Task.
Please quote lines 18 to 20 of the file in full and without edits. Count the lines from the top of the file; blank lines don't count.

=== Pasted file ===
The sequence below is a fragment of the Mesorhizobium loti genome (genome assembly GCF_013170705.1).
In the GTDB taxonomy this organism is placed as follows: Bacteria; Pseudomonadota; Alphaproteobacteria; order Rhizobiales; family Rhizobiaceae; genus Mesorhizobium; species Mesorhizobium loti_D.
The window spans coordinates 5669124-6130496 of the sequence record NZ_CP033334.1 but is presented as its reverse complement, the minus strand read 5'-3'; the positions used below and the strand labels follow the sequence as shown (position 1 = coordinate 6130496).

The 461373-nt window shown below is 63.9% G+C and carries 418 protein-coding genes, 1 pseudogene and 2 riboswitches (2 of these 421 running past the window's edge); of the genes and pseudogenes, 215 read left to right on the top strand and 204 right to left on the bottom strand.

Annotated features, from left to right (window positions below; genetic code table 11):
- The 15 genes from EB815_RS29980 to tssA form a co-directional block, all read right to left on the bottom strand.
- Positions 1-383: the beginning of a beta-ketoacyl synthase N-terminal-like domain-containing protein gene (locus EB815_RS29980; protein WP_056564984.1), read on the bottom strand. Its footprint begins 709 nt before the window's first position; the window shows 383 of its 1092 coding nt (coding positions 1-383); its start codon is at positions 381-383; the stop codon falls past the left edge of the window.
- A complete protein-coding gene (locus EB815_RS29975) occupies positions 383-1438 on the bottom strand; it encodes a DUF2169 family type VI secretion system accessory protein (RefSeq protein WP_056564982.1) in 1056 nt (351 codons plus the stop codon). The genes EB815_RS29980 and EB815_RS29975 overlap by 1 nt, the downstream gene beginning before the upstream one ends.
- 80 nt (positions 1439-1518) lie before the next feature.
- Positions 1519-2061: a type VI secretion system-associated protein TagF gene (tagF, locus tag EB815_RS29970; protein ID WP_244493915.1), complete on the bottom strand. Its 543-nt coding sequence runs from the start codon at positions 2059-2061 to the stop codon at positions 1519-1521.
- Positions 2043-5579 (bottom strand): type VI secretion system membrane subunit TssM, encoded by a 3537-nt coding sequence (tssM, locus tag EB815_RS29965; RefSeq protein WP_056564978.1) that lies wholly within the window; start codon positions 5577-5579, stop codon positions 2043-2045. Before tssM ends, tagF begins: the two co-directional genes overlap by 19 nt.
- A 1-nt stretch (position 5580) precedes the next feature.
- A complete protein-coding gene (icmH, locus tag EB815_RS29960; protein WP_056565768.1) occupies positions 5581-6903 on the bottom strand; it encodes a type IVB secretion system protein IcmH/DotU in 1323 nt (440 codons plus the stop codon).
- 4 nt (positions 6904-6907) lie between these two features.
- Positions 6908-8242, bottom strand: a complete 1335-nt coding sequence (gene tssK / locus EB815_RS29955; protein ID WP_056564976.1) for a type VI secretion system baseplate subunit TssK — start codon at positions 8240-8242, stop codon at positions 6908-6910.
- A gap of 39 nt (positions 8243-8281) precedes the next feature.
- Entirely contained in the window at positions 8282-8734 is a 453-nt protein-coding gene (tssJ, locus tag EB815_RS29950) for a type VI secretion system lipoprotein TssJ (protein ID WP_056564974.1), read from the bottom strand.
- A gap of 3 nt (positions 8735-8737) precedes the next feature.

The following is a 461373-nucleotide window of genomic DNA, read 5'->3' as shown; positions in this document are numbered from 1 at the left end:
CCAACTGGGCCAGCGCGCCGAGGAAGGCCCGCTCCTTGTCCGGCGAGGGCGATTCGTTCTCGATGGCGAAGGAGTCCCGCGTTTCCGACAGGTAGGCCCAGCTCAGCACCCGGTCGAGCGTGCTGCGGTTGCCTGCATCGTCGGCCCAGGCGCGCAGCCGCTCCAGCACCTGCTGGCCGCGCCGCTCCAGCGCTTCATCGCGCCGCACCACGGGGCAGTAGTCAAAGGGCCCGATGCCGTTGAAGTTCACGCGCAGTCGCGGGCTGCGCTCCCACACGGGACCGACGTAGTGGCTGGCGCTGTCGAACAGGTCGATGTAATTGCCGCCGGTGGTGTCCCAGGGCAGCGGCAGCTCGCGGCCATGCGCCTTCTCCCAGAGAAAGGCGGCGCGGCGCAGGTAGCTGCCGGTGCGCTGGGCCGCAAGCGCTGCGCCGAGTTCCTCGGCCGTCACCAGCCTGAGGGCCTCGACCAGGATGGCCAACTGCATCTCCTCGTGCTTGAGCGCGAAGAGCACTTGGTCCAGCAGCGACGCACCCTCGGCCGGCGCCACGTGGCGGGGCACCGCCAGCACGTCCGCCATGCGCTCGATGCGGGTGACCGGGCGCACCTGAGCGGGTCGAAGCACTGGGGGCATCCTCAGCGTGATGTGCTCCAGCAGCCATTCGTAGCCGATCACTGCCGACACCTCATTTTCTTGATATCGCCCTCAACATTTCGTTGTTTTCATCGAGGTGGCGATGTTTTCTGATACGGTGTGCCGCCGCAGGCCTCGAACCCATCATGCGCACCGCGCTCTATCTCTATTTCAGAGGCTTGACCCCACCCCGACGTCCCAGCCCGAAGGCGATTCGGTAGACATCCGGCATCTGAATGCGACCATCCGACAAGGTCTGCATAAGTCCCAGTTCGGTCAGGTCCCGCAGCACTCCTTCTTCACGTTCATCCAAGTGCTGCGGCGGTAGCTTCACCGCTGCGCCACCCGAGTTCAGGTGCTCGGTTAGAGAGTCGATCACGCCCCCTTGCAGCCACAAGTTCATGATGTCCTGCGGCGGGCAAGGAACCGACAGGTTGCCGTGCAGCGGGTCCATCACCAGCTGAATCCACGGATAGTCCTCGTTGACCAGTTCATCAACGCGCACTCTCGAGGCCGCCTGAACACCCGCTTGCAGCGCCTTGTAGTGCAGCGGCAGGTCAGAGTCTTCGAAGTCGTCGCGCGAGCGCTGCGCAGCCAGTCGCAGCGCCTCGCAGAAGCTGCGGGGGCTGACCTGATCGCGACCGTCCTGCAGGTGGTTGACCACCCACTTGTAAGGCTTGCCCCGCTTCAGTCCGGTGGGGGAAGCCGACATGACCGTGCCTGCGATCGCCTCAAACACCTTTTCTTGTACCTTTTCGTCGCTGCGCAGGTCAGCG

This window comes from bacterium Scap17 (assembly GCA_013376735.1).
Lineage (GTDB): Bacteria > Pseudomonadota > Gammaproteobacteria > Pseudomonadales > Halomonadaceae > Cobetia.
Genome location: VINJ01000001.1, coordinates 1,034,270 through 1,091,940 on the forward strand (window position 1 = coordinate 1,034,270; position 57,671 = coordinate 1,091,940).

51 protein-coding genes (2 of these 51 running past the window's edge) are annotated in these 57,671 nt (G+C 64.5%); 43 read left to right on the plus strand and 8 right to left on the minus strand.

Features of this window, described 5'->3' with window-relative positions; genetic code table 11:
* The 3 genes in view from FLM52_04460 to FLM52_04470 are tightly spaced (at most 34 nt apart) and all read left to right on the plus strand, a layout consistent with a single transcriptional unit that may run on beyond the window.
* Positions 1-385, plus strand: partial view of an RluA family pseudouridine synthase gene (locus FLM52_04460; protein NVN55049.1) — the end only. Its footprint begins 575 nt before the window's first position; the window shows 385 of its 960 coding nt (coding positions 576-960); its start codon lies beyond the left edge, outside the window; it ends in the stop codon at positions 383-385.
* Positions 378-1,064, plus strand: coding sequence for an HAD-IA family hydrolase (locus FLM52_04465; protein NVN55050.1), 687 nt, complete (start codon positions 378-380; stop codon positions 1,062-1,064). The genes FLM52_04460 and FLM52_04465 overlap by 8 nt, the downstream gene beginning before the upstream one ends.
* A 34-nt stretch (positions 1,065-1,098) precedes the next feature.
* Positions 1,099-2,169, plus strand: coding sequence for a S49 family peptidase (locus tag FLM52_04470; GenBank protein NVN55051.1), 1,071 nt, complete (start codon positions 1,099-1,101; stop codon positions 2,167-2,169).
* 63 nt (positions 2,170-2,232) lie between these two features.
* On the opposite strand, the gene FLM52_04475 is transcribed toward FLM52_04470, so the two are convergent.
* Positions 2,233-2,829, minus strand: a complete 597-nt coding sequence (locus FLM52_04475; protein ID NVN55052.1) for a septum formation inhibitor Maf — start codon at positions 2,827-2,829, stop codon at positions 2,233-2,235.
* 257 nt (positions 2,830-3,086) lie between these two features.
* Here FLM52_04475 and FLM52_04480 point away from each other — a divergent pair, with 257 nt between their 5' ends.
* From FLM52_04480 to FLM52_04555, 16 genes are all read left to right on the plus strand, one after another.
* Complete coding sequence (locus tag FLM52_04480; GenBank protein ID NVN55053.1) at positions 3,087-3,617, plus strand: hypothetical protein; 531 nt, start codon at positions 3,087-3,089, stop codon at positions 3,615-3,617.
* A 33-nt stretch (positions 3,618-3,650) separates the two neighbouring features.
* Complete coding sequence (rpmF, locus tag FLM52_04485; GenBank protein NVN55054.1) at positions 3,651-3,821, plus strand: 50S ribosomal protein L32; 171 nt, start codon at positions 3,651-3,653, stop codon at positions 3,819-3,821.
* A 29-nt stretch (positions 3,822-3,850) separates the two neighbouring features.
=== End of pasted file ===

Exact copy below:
- A gap of 3 nt (positions 8735-8737) precedes the next feature.

The following is a 461373-nucleotide window of genomic DNA, read 5'->3' as shown; positions in this document are numbered from 1 at the left end:
CCAACTGGGCCAGCGCGCCGAGGAAGGCCCGCTCCTTGTCCGGCGAGGGCGATTCGTTCTCGATGGCGAAGGAGTCCCGCGTTTCCGACAGGTAGGCCCAGCTCAGCACCCGGTCGAGCGTGCTGCGGTTGCCTGCATCGTCGGCCCAGGCGCGCAGCCGCTCCAGCACCTGCTGGCCGCGCCGCTCCAGCGCTTCATCGCGCCGCACCACGGGGCAGTAGTCAAAGGGCCCGATGCCGTTGAAGTTCACGCGCAGTCGCGGGCTGCGCTCCCACACGGGACCGACGTAGTGGCTGGCGCTGTCGAACAGGTCGATGTAATTGCCGCCGGTGGTGTCCCAGGGCAGCGGCAGCTCGCGGCCATGCGCCTTCTCCCAGAGAAAGGCGGCGCGGCGCAGGTAGCTGCCGGTGCGCTGGGCCGCAAGCGCTGCGCCGAGTTCCTCGGCCGTCACCAGCCTGAGGGCCTCGACCAGGATGGCCAACTGCATCTCCTCGTGCTTGAGCGCGAAGAGCACTTGGTCCAGCAGCGACGCACCCTCGGCCGGCGCCACGTGGCGGGGCACCGCCAGCACGTCCGCCATGCGCTCGATGCGGGTGACCGGGCGCACCTGAGCGGGTCGAAGCACTGGGGGCATCCTCAGCGTGATGTGCTCCAGCAGCCATTCGTAGCCGATCACTGCCGACACCTCATTTTCTTGATATCGCCCTCAACATTTCGTTGTTTTCATCGAGGTGGCGATGTTTTCTGATACGGTGTGCCGCCGCAGGCCTCGAACCCATCATGCGCACCGCGCTCTATCTCTATTTCAGAGGCTTGACCCCACCCCGACGTCCCAGCCCGAAGGCGATTCGGTAGACATCCGGCATCTGAATGCGACCATCCGACAAGGTCTGCATAAGTCCCAGTTCGGTCAGGTCCCGCAGCACTCCTTCTTCACGTTCATCCAAGTGCTGCGGCGGTAGCTTCACCGCTGCGCCACCCGAGTTCAGGTGCTCGGTTAGAGAGTCGATCACGCCCCCTTGCAGCCACAAGTTCATGATGTCCTGCGGCGGGCAAGGAACCGACAGGTTGCCGTGCAGCGGGTCCATCACCAGCTGAATCCACGGATAGTCCTCGTTGACCAGTTCATCAACGCGCACTCTCGAGGCCGCCTGAACACCCGCTTGCAGCGCCTTGTAGTGCAGCGGCAGGTCAGAGTCTTCGAAGTCGTCGCGCGAGCGCTGCGCAGCCAGTCGCAGCGCCTCGCAGAAGCTGCGGGGGCTGACCTGATCGCGACCGTCCTGCAGGTGGTTGACCACCCACTTGTAAGGCTTGCCCCGCTTCAGTCCGGTGGGGGAAGCCGACATGACCGTGCCTGCGATCGCCTCAAACACCTTTTCTTGTACCTTTTCGTCGCTGCGCAGGTCAGCG